The evaluation scores for all the 120 lesions from 34 patients at all delay times are presented in Table 2. The 7- and 10-min delay time groups had higher evaluation scores (for edge, internal, and overall) than the 3-min group; however, there was no significant difference in the evaluation scores between the 3-, 7- and 10-min groups. All the delay time groups had non- significant difference in score of lesion detail (edge and interior) and overall demonstration after categorization into different sizes (< 5-mm nodules [n = 50]; 5- to 10-mm nodules [n = 30]; and > 10-mm nodules [n = 40]). The kappa values of image score evaluated by two experienced radiologists for visible lesions edge, lesion interior detail, and lesion overall demonstration were between 0.523 and 0.715, representing good consistency.

Table 2. Evaluation Score for All Chosen Brain Metastasis Tumor Details at Different Gadobutrol-Enhancement Delay Time Points (N = 120)a
Delay Time (min)Radiologist 1Radiologist 2
33.63 ± 0.672.80 ± 0.464.40 ± 0.963.56 ± 0.742.83 ± 0.424.42 ± 0.98
73.72 ± 0.572.88 ± 0.364.58 ± 0.753.68 ± 0.572.88 ± 0.384.57 ± 0.75
103.66 ± 0.642.89 ± 0.364.53 ± 0.823.58 ± 0.712.80 ± 0.424.48 ± 0.83

aValues are expressed as mean ± SD.

4.3. Objective Evaluation

For objective evaluation, 87 brain metastasis tumors with different sizes were included (Table 3). The enhancement delay of 7 and 10 minutes showed significantly higher CNR and CBR (P < 0.05) values than an enhancement delay of 3 minutes. Furthermore, paired comparison conducted for CNR and CBR values between 3 versus 7 minutes, 3 versus 10 minutes, and 7 versus 10 minutes showed a significant difference only for the first two comparisons (P < 0.05) and not for the third (7 vs. 10 minutes) comparison. SNR, CE, and CER values of brain metastasis tumor were similar for 3, 7, and 10-min gadobutrol-enhancement delay times (P > 0.05).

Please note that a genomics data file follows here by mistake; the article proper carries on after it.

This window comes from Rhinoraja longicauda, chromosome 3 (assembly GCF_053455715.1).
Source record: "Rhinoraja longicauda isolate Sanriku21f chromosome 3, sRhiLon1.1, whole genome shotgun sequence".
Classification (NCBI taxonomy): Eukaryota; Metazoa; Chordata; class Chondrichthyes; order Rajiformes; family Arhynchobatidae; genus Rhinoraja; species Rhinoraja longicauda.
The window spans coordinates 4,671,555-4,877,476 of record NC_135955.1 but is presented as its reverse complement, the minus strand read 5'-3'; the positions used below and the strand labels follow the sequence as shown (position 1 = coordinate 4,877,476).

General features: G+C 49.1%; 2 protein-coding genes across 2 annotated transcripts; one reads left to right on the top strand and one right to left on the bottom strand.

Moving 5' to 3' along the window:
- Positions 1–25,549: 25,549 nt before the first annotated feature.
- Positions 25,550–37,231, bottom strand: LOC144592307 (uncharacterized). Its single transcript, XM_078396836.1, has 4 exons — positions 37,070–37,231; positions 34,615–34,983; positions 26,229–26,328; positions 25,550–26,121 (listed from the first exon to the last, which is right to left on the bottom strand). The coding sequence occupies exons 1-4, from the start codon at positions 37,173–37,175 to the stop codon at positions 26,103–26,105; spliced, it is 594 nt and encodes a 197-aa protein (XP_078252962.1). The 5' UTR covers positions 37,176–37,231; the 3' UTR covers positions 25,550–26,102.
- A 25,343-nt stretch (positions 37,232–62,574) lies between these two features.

Table 3. Objective Evaluation of the Effect of Gd-DTPA on Brain Metastasis Tumor at Different Delay Time Points (N = 87)a
3214.17 ± 85.7068.64 ± 50.17101.76 ± 63.610.48 ± 0.320.99 ± 0.69
7214.80 ± 86.0275.42 ± 53.19b99.85 ± 61.560.54 ± 0.34b0.97 ± 0.68
10213.83 ± 82.4677.13 ± 51.86b100.33 ± 58.630.56 ± 0.34b0.98 ± 0.65

Abbreviations: CBR, contrast-to-brain ratio; CE, contrast enhancement; CER, CE ratio; CNR, contrast-to-noise ratio; SNR, signal-to-noise ratio.

aValues are expressed as mean ± SD.

bCompared with a 3-min delay, P < 0.05.

5. Discussion

Contrast-enhanced MRI is the standard for diagnosis and follow-up of brain metastases tumor. Compared with other imaging methods, MRI has obvious advantages of multidimensional imaging, high soft tissue resolution, and not using/providing ionizing radiations. However, the limitations of MRI are a need for more scanning sequences and a longer examination time (14). Delayed MRI scanning has shown improved detection of the brain metastases lesions than with immediate scanning. In developing countries like China, hospitals do not have adequate MRI equipment for medical examination and diagnosis of such large population. In addition, the examination time cannot be extended infinitely to improve diagnostic efficiency. Therefore, different delay times (3, 7, and 10 minutes) are compared in this study to find an optimal delay time to increase diagnostic efficacy within a reasonable time.